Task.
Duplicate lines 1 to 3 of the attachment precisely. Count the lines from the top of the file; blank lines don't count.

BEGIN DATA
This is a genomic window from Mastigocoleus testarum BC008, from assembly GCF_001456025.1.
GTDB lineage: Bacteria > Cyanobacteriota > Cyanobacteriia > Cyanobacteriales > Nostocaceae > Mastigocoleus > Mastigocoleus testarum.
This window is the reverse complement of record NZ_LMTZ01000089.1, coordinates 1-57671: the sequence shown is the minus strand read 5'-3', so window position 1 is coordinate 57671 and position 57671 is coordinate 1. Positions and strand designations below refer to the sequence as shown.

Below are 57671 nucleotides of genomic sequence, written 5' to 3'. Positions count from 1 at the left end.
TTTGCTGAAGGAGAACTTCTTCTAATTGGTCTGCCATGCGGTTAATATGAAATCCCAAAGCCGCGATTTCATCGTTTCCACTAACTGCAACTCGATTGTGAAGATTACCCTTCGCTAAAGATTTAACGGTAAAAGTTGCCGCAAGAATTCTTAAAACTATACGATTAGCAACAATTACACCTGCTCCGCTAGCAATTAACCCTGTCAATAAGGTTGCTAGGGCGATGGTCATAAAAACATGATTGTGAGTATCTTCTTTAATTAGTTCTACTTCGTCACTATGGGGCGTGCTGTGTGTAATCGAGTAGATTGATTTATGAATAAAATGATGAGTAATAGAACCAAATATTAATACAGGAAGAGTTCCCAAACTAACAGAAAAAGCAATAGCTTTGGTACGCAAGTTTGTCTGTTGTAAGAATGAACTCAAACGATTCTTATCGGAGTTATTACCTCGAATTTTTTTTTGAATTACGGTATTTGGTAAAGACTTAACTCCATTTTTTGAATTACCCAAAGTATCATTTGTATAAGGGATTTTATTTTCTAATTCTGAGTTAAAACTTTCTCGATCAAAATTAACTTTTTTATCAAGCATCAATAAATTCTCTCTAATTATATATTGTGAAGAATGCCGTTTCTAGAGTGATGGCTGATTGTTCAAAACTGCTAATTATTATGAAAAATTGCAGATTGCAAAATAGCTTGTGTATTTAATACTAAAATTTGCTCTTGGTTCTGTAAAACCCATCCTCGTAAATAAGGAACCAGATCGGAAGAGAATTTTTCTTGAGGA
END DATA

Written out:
This is a genomic window from Mastigocoleus testarum BC008, from assembly GCF_001456025.1.
GTDB lineage: Bacteria > Cyanobacteriota > Cyanobacteriia > Cyanobacteriales > Nostocaceae > Mastigocoleus > Mastigocoleus testarum.
This window is the reverse complement of record NZ_LMTZ01000089.1, coordinates 1-57671: the sequence shown is the minus strand read 5'-3', so window position 1 is coordinate 57671 and position 57671 is coordinate 1. Positions and strand designations below refer to the sequence as shown.